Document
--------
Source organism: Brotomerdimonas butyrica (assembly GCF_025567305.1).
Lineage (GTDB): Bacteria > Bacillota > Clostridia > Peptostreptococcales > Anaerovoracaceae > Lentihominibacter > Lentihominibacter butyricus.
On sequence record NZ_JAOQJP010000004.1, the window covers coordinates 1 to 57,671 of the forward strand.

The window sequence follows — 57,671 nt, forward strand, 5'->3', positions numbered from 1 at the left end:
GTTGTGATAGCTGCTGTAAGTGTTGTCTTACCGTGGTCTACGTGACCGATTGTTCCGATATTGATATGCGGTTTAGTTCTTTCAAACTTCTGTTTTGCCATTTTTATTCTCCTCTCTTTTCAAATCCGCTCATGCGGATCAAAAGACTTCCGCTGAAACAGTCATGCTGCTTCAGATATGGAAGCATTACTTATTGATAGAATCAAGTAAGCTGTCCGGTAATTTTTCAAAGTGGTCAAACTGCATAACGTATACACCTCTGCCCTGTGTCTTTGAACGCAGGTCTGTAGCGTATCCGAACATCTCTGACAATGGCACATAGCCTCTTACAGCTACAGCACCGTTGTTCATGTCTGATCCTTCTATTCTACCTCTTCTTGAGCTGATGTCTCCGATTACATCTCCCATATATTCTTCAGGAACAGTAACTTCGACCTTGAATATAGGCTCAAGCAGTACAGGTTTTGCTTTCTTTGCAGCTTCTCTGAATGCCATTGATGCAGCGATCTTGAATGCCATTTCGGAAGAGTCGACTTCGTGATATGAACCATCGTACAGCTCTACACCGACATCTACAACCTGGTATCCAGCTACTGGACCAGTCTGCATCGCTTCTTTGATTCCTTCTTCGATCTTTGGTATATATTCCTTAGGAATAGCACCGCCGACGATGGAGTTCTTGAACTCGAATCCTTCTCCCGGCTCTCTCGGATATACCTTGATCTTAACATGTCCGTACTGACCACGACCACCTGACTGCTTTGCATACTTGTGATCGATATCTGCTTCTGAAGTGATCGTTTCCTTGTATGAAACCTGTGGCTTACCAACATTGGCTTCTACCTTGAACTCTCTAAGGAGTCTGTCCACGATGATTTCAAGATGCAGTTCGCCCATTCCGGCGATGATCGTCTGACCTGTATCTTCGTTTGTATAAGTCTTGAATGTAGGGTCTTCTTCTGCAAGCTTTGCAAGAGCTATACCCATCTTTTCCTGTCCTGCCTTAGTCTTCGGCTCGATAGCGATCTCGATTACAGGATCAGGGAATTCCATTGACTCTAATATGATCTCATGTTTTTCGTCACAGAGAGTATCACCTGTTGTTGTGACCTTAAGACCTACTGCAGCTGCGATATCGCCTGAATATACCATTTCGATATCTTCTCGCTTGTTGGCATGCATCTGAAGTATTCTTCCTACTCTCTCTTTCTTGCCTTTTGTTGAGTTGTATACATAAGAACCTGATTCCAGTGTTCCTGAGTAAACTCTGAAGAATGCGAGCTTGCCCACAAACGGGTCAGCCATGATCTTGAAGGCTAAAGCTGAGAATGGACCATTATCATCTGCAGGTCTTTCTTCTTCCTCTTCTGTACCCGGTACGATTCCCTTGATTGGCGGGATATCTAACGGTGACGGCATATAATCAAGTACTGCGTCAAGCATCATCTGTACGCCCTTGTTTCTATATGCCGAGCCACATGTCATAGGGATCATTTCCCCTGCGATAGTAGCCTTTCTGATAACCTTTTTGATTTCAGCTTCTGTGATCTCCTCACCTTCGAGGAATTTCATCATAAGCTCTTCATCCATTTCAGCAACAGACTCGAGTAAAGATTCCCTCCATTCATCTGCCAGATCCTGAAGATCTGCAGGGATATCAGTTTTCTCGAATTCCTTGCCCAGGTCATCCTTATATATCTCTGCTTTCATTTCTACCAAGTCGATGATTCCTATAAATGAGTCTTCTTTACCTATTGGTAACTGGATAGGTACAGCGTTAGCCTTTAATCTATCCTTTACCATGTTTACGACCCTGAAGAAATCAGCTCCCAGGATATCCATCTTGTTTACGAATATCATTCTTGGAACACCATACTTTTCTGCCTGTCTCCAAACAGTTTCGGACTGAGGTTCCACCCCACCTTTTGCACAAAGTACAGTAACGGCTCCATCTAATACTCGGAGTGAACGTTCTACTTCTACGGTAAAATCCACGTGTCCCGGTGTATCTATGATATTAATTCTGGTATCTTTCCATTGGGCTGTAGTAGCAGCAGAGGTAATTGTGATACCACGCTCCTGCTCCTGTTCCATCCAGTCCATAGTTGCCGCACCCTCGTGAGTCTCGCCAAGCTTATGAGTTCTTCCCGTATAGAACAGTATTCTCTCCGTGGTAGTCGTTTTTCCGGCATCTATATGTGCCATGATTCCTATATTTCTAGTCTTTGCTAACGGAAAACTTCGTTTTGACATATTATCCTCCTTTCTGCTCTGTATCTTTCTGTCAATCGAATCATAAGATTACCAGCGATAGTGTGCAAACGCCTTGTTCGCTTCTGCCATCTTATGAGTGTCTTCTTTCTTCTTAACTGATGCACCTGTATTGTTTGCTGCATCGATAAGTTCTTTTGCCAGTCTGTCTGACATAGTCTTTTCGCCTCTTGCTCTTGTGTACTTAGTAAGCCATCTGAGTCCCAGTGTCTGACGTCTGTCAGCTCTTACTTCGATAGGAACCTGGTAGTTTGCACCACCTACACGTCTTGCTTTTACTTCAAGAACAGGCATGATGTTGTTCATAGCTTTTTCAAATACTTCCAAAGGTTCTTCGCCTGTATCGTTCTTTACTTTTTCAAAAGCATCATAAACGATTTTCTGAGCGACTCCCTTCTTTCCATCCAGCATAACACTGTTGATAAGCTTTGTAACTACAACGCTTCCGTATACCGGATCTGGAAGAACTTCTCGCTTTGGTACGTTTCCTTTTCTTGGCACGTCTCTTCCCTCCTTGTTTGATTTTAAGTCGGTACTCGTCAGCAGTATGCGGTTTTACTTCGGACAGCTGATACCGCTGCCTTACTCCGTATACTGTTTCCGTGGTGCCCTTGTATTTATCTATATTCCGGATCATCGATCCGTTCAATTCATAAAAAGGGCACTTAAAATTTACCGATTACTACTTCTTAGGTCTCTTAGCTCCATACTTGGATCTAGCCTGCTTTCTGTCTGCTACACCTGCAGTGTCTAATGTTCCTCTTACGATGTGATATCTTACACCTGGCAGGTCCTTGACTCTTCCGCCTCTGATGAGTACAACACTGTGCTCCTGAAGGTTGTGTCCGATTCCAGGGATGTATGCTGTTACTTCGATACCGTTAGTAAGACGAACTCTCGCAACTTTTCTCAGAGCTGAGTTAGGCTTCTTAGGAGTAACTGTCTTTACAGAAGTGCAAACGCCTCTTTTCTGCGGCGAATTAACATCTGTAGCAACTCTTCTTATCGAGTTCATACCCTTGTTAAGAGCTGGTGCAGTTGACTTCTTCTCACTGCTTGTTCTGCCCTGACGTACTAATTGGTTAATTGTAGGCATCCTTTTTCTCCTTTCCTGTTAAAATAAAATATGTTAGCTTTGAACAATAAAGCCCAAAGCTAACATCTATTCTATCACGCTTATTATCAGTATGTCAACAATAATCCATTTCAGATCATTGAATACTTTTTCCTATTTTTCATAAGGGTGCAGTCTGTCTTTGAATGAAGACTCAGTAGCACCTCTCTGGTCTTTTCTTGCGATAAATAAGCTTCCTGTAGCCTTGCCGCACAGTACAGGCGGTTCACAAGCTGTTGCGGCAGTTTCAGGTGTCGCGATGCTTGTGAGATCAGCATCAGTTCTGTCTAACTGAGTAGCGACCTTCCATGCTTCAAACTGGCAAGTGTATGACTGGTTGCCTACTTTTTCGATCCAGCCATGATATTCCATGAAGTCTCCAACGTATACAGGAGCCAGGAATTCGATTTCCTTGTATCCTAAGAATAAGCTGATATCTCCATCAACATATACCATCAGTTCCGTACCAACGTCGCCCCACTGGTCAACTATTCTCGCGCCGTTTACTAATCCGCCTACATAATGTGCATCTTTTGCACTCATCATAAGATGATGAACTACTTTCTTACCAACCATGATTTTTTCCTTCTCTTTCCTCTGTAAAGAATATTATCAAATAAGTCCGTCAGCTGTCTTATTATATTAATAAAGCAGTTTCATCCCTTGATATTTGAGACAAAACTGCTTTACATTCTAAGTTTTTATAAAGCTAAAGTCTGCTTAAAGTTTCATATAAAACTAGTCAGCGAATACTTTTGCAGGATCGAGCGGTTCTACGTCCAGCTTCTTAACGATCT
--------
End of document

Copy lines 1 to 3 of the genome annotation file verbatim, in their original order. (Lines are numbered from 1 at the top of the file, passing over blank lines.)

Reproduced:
Source organism: Brotomerdimonas butyrica (assembly GCF_025567305.1).
Lineage (GTDB): Bacteria > Bacillota > Clostridia > Peptostreptococcales > Anaerovoracaceae > Lentihominibacter > Lentihominibacter butyricus.
On sequence record NZ_JAOQJP010000004.1, the window covers coordinates 1 to 57,671 of the forward strand.